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Monday, May 4, 2015
- Without fanfare or major explanations, the Cuban government has begun to dismantle the system of mandatory rural boarding school for students in the last three years of high school – one of various reforms aimed at improving the quality of education that will start to be implemented at the start of the next school year in September.
The news, which had been going around the schools for some time as a rumour, was confirmed at the end of the school year by Education Minister Ena Elsa Velásquez.
She said the process would begin in Havana with 10th grade students, who in the 2009-2010 academic years would be assigned to schools within the city limits.
After 9th grade, students in Cuba opt for either technical-vocational high schools or pre-university schools – which are boarding schools in rural areas.
The mandatory nature of the boarding schools for baccalaureate – 10th, 11th and 12th grade – students and the overall decline in the educational system have been a source of concern to families and sectors of civil society, as well as social researchers, who underlined the indispensable role played by parents during adolescence.
Under the new changes, students in the 11th and 12th grades will complete their baccalaureate studies in rural pre-university schools in Havana province, near the city.
The minister added that baccalaureate students in the rest of the country would gradually be incorporated into the new plan, depending on the conditions in each area and the state of the school buildings.
“There will always be boarding school students, because there are regions in the country where young people live in isolated geographic areas,” said Velásquez.
She also clarified that the system would maintain the “school to the countryside” programme, in which all students must spend a month and a half in rural areas every year working in agriculture.
The rural boarding school system emerged nearly four decades ago, but only became compulsory for 10th, 11th and 12th grade students in the early 1990s, as part of a government strategy aimed at linking studies with work.
The decision was controversial. “Either you went to pre-university school in the countryside or you gave up the idea of going to the university. I had a really good grade average, but I decided to go to a technical school. It took me a little longer, but I was able to study at the university, where now I am a professor,” a 29-year-old woman who declined to give her name told IPS.
The technical school option is chosen by a significant number of students, while others simply drop out.
“My daughter decided to go to pre-university school, but we had to give her a lot of support, visiting her during the week and bringing her food. Don’t even ask what we spent during those years,” said Nilda González, whose daughter went on to study engineering.
But several professionals who attended high-quality boarding schools for the maths and sciences, which are for gifted students, told IPS that the experience of living away from their families and combining work and study had a positive influence on their lives.
“If the schools have the same conditions that they had in my time, I wouldn’t have any objections in the case of my daughter, because it helps you become independent, and you learn to live with all kinds of people. It’s like a rehearsal for real life,” said a 40-year-old journalist who has a 12-year-old daughter.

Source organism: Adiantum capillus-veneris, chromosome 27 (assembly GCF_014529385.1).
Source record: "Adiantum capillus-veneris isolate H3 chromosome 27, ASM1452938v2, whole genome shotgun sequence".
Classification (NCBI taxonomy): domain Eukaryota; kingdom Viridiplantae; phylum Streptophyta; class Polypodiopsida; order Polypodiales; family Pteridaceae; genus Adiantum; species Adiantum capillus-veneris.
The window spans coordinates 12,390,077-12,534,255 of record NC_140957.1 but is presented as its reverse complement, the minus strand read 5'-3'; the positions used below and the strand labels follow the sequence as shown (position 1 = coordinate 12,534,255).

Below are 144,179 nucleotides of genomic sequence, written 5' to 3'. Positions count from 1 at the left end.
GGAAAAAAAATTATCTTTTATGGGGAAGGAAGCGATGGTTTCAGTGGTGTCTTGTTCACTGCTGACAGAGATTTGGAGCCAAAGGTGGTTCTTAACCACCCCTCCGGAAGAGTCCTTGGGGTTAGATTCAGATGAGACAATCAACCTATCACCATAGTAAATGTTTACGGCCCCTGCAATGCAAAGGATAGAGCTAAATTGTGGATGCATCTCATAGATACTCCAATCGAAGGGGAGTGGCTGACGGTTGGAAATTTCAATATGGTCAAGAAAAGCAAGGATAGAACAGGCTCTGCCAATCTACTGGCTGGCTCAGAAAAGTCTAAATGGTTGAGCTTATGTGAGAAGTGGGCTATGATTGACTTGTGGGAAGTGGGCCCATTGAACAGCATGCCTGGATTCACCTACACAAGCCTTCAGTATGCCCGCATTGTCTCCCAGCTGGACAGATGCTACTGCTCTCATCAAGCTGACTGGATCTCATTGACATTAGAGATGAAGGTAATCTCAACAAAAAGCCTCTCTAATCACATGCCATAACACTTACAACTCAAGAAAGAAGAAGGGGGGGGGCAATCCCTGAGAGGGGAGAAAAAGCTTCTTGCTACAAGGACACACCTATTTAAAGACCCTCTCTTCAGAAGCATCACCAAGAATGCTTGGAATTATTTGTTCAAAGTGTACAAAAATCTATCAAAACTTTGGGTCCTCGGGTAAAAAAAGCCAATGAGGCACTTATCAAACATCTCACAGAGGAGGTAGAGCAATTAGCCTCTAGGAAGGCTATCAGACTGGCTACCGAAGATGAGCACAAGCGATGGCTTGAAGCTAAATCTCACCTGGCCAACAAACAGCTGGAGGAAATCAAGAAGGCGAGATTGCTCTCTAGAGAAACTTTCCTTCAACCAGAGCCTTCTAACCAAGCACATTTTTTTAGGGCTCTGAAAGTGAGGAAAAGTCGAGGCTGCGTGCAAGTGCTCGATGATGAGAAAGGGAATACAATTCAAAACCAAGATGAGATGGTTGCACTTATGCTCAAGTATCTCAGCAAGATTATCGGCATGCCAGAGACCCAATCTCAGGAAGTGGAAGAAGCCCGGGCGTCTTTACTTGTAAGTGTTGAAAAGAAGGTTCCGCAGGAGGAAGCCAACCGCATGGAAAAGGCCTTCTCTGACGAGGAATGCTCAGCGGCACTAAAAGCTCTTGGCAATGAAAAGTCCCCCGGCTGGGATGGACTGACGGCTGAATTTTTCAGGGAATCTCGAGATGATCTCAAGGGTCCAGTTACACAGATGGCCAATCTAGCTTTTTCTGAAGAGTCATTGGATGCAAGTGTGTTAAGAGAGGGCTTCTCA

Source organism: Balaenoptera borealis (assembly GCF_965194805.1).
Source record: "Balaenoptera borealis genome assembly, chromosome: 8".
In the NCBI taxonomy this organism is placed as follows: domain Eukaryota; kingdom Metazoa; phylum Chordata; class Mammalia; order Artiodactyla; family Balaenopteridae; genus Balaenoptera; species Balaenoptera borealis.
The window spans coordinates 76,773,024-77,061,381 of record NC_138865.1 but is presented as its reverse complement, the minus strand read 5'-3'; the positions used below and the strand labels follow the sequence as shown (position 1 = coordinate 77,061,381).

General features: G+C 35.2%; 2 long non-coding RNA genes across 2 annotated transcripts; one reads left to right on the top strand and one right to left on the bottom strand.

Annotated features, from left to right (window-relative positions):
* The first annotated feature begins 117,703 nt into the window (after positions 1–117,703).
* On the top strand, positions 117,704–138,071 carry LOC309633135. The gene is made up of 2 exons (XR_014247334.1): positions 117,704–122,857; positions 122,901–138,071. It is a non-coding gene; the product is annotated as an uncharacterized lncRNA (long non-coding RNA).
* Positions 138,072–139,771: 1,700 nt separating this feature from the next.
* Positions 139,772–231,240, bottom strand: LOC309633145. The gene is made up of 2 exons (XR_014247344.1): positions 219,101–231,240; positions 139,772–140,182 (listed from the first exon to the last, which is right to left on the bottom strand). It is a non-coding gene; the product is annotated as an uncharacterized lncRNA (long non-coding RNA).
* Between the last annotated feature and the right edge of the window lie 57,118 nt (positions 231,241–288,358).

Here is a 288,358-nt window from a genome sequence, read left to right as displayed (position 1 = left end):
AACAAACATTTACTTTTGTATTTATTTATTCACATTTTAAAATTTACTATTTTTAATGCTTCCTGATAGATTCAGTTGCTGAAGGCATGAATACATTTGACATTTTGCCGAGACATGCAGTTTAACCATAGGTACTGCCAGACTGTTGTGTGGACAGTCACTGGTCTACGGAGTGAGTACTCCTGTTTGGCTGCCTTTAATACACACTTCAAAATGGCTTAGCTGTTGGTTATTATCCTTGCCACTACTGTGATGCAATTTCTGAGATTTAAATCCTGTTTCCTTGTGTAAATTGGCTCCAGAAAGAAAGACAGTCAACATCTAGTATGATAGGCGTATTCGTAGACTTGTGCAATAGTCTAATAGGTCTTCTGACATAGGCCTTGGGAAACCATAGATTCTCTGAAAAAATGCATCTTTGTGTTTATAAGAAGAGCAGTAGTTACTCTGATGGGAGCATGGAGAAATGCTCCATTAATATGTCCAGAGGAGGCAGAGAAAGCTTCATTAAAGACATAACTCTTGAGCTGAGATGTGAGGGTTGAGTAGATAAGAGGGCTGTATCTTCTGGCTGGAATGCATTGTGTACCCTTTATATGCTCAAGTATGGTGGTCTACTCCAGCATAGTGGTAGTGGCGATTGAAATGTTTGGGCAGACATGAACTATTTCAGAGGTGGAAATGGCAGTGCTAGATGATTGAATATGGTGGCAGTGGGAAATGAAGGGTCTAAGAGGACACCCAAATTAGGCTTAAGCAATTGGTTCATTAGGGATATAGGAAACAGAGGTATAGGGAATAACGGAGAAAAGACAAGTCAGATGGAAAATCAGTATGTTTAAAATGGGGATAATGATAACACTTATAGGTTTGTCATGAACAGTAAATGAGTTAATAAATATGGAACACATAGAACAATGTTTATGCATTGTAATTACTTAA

Along with the gradual return of baccalaureate students to urban schools, education officials announced that as of the next school year, a stricter, more demanding grading system will be put in place, which will also raise the bar for admission to university.
For the 2009-2010 school year, baccalaureate graduates applying for university will have to earn at least 60 out of 100 points on exams in three common subjects: Cuban history, Spanish and math.
The grades they earn on these three exams, along with their overall academic records, will determine their ranking when it comes to selection for university admissions.
According to university authorities, the “political-ideological” training of students will also be strengthened, and will be taken into account in the selection process.
“Education has a huge task: guaranteeing the continuity of the revolution. Because the youngsters in the classrooms today will be the leaders in all of the country’s activities in 25 or 30 years,” said a high-level government official.
Education in Cuba, one of the main achievements of the socialist government, was hurt during the severe economic crisis of the 1990s, when many teachers left their profession for jobs where they could earn more, such as tourism-related activities. The shortfall of teachers since then has been frequently mentioned as one of the main causes of the decline in education.
Last year, the government authorised and urged retired teachers to return to the classroom or become tutors for young teachers. Nearly 8,000 retirees – mainly primary and secondary school teachers, as well as some professors – took the government up on its offer.
In addition, teachers’ salaries were raised early this month.
In the 2008-2009 school year, overall academic performance was marked by the fact that 4,342 schools were affected by three hurricanes that swept through the country in late 2008, causing a total of 10 billion dollars in material and economic damages.